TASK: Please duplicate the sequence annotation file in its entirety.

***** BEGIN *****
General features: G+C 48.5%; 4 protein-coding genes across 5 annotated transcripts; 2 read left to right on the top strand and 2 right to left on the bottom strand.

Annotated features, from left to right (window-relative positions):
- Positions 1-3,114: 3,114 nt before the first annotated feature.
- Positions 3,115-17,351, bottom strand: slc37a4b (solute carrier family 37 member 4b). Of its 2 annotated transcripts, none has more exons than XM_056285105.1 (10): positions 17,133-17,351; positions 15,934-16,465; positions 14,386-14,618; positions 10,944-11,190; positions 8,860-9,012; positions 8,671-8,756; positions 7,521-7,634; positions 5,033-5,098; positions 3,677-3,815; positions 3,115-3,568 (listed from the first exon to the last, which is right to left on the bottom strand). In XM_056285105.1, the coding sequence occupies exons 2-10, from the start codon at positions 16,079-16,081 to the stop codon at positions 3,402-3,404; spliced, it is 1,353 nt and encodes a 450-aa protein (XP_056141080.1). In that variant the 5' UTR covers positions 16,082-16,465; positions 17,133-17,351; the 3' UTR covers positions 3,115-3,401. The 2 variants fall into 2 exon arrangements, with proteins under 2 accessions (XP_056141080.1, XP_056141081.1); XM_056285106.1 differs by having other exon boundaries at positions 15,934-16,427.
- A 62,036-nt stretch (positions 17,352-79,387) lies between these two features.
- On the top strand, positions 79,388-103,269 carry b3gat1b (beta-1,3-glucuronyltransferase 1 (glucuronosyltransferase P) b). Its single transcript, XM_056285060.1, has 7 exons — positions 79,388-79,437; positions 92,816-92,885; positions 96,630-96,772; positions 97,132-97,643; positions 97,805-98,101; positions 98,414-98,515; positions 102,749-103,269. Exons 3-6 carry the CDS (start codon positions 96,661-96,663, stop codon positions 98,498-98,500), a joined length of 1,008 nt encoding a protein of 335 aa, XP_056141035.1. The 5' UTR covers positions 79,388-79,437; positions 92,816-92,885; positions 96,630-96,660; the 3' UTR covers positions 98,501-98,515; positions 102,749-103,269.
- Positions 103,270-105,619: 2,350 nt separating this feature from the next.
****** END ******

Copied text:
General features: G+C 48.5%; 4 protein-coding genes across 5 annotated transcripts; 2 read left to right on the top strand and 2 right to left on the bottom strand.

Annotated features, from left to right (window-relative positions):
- Positions 1-3,114: 3,114 nt before the first annotated feature.
- Positions 3,115-17,351, bottom strand: slc37a4b (solute carrier family 37 member 4b). Of its 2 annotated transcripts, none has more exons than XM_056285105.1 (10): positions 17,133-17,351; positions 15,934-16,465; positions 14,386-14,618; positions 10,944-11,190; positions 8,860-9,012; positions 8,671-8,756; positions 7,521-7,634; positions 5,033-5,098; positions 3,677-3,815; positions 3,115-3,568 (listed from the first exon to the last, which is right to left on the bottom strand). In XM_056285105.1, the coding sequence occupies exons 2-10, from the start codon at positions 16,079-16,081 to the stop codon at positions 3,402-3,404; spliced, it is 1,353 nt and encodes a 450-aa protein (XP_056141080.1). In that variant the 5' UTR covers positions 16,082-16,465; positions 17,133-17,351; the 3' UTR covers positions 3,115-3,401. The 2 variants fall into 2 exon arrangements, with proteins under 2 accessions (XP_056141080.1, XP_056141081.1); XM_056285106.1 differs by having other exon boundaries at positions 15,934-16,427.
- A 62,036-nt stretch (positions 17,352-79,387) lies between these two features.
- On the top strand, positions 79,388-103,269 carry b3gat1b (beta-1,3-glucuronyltransferase 1 (glucuronosyltransferase P) b). Its single transcript, XM_056285060.1, has 7 exons — positions 79,388-79,437; positions 92,816-92,885; positions 96,630-96,772; positions 97,132-97,643; positions 97,805-98,101; positions 98,414-98,515; positions 102,749-103,269. Exons 3-6 carry the CDS (start codon positions 96,661-96,663, stop codon positions 98,498-98,500), a joined length of 1,008 nt encoding a protein of 335 aa, XP_056141035.1. The 5' UTR covers positions 79,388-79,437; positions 92,816-92,885; positions 96,630-96,660; the 3' UTR covers positions 98,501-98,515; positions 102,749-103,269.
- Positions 103,270-105,619: 2,350 nt separating this feature from the next.